Friday, April 15, 2005

Second Stop, Jupiter

A few birthdays ago my wife bought me a really nice telescope. It's programable. You can set it to find objects in space. Once you're on target, it follows the object as it moves across the heavens (or compensates for the rotation of the Earth if you wish to avoid romanticism). I use it every once in a while. Sometimes I'm even able to remember how to program it so I can view a planet for a good long time, usually until the head pain begins. A few weeks ago, I felt like Gallileo as I pondered the rings of Saturn. Tonight, my daughter and I spied Jupiter and some of its moons. We could also see faint differences in shading, like stripes, on the gas giant. The last time I watched Jupiter over a period of nights, I could see three or four of its moons at a time, and they were always on the same line stretched out across the sky (lens). This time two were close to each other, one off the line, higher than the other, with another wandering much further out. I also thought I saw, but my daughter says she didn't, a fourth moon seeming to hug the planet and not on the same line with the others. According to the software that came with the telescope, I didn't see the fourth one. But what does software know?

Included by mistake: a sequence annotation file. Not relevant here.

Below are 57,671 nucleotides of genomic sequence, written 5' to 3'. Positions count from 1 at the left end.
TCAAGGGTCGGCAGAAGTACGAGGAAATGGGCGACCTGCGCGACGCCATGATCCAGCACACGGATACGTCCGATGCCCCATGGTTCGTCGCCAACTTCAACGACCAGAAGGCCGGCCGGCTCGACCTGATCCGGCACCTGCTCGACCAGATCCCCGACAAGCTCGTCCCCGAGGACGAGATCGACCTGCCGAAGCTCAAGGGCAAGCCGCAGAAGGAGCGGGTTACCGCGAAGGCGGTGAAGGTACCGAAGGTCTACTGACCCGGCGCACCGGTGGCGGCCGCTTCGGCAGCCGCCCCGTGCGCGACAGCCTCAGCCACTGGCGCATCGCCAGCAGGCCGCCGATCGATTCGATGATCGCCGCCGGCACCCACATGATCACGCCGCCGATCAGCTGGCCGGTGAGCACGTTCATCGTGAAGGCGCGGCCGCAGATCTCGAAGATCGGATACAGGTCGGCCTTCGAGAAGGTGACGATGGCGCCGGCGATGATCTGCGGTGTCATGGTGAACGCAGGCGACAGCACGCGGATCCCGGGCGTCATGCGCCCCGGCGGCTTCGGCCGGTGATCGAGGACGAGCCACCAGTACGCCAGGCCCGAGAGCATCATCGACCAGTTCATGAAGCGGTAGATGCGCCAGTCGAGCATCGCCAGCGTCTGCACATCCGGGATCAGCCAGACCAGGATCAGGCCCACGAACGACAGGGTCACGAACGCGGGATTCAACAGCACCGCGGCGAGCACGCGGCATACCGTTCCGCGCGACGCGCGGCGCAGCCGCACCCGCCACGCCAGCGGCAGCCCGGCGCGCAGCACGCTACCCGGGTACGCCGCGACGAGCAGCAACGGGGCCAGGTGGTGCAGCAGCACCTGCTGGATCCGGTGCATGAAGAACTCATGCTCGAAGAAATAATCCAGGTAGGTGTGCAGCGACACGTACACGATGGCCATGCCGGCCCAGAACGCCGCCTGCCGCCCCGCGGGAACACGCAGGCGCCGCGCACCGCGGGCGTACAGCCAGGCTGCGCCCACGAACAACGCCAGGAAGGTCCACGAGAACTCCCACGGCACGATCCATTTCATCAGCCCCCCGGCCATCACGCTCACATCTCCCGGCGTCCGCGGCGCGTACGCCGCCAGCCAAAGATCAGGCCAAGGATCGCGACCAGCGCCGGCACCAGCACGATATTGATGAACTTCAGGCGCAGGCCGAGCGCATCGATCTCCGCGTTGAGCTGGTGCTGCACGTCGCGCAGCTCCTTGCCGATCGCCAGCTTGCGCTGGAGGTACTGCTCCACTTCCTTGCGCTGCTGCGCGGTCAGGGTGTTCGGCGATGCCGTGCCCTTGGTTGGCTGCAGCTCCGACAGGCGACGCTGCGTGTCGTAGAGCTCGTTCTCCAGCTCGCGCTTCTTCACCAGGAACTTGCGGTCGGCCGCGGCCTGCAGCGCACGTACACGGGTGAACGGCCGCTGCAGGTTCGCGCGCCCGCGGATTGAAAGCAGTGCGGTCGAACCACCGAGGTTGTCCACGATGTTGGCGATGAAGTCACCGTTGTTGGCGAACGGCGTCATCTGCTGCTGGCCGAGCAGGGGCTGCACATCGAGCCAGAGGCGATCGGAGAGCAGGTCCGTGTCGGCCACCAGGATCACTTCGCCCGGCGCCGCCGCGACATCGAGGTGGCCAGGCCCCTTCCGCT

No matter how many moons we saw, I find it impossible not to be awed by Jupiter, so far out in the solar system, billions of miles away, and yet part of our tiny corner of the Universe.

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